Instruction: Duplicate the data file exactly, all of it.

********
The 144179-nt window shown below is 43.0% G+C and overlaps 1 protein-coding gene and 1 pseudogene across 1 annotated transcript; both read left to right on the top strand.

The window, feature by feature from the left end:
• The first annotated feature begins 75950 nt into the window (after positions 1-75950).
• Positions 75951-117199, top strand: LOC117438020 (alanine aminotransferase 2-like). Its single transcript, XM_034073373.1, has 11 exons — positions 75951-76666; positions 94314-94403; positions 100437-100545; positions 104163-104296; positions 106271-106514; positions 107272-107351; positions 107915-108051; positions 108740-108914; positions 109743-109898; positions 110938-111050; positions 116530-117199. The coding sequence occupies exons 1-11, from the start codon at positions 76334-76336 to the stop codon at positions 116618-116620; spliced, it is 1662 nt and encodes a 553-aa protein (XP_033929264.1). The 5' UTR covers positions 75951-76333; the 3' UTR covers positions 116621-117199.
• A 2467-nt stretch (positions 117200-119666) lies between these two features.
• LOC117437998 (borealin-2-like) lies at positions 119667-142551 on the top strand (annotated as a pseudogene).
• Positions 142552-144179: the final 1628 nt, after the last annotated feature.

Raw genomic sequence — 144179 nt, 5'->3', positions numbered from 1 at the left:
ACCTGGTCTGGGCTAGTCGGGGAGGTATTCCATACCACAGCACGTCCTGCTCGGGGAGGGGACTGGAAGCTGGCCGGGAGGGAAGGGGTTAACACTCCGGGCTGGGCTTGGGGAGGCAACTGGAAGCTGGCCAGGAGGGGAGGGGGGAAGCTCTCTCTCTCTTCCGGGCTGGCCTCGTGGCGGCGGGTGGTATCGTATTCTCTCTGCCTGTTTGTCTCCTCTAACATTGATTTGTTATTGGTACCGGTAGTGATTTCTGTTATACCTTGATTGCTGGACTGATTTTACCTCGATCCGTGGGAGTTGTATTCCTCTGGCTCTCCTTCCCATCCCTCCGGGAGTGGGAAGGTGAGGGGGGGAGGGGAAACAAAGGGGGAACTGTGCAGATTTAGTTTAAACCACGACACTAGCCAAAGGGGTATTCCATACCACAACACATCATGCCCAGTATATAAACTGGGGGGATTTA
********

The 144179-nt window shown below is 43.0% G+C and overlaps 1 protein-coding gene and 1 pseudogene across 1 annotated transcript; both read left to right on the top strand.

The window, feature by feature from the left end:
• The first annotated feature begins 75950 nt into the window (after positions 1-75950).
• Positions 75951-117199, top strand: LOC117438020 (alanine aminotransferase 2-like). Its single transcript, XM_034073373.1, has 11 exons — positions 75951-76666; positions 94314-94403; positions 100437-100545; positions 104163-104296; positions 106271-106514; positions 107272-107351; positions 107915-108051; positions 108740-108914; positions 109743-109898; positions 110938-111050; positions 116530-117199. The coding sequence occupies exons 1-11, from the start codon at positions 76334-76336 to the stop codon at positions 116618-116620; spliced, it is 1662 nt and encodes a 553-aa protein (XP_033929264.1). The 5' UTR covers positions 75951-76333; the 3' UTR covers positions 116621-117199.
• A 2467-nt stretch (positions 117200-119666) lies between these two features.
• LOC117437998 (borealin-2-like) lies at positions 119667-142551 on the top strand (annotated as a pseudogene).
• Positions 142552-144179: the final 1628 nt, after the last annotated feature.

Raw genomic sequence — 144179 nt, 5'->3', positions numbered from 1 at the left:
ACCTGGTCTGGGCTAGTCGGGGAGGTATTCCATACCACAGCACGTCCTGCTCGGGGAGGGGACTGGAAGCTGGCCGGGAGGGAAGGGGTTAACACTCCGGGCTGGGCTTGGGGAGGCAACTGGAAGCTGGCCAGGAGGGGAGGGGGGAAGCTCTCTCTCTCTTCCGGGCTGGCCTCGTGGCGGCGGGTGGTATCGTATTCTCTCTGCCTGTTTGTCTCCTCTAACATTGATTTGTTATTGGTACCGGTAGTGATTTCTGTTATACCTTGATTGCTGGACTGATTTTACCTCGATCCGTGGGAGTTGTATTCCTCTGGCTCTCCTTCCCATCCCTCCGGGAGTGGGAAGGTGAGGGGGGGAGGGGAAACAAAGGGGGAACTGTGCAGATTTAGTTTAAACCACGACACTAGCCAAAGGGGTATTCCATACCACAACACATCATGCCCAGTATATAAACTGGGGGGATTTA